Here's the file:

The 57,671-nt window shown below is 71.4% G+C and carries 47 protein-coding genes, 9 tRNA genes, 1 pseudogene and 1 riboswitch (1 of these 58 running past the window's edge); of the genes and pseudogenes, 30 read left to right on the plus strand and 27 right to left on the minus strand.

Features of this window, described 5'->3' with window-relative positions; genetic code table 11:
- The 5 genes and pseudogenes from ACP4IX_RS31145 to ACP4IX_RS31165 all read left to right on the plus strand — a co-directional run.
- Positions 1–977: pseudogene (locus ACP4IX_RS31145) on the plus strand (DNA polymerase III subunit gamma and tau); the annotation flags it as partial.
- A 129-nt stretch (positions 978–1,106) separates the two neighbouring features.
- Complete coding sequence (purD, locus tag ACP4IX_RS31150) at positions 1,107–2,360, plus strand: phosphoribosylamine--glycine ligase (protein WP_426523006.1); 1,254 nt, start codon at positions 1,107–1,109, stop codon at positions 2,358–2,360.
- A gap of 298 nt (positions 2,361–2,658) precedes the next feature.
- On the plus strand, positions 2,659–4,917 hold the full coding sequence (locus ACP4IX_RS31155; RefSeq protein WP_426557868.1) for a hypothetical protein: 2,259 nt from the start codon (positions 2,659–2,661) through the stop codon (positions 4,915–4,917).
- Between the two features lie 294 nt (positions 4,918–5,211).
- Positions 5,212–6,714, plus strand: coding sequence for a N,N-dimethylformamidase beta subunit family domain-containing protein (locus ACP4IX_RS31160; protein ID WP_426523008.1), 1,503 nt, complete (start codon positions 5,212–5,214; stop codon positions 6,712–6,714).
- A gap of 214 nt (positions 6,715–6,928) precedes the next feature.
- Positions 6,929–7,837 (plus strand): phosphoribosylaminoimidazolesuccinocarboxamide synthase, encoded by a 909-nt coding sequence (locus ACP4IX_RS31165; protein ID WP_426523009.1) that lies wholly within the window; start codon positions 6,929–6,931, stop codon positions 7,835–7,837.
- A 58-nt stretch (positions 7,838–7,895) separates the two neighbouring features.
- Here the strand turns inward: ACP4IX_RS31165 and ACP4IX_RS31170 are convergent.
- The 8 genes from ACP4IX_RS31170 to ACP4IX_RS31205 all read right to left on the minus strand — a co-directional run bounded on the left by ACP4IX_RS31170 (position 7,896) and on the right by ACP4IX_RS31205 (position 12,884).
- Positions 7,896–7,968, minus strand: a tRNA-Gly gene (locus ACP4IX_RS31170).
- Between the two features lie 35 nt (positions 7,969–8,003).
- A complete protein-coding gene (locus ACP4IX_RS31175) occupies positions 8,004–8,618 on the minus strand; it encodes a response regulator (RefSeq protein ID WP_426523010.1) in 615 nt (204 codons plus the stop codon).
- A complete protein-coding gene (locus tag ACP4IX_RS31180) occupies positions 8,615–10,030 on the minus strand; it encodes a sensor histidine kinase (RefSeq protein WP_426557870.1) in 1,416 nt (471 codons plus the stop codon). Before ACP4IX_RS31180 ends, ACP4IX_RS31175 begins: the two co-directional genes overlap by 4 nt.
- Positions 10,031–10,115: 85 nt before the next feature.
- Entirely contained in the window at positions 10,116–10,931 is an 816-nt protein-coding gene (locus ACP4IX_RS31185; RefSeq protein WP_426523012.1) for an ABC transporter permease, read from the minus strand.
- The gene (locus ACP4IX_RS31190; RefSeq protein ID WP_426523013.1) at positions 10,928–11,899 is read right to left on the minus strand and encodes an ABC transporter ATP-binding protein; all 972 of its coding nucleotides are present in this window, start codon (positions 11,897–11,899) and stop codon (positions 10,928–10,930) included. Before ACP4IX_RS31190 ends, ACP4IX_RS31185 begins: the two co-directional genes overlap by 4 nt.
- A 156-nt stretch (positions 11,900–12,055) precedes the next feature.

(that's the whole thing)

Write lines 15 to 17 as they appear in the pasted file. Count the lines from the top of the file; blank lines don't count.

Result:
- The 8 genes from ACP4IX_RS31170 to ACP4IX_RS31205 all read right to left on the minus strand — a co-directional run bounded on the left by ACP4IX_RS31170 (position 7,896) and on the right by ACP4IX_RS31205 (position 12,884).
- Positions 7,896–7,968, minus strand: a tRNA-Gly gene (locus ACP4IX_RS31170).
- Between the two features lie 35 nt (positions 7,969–8,003).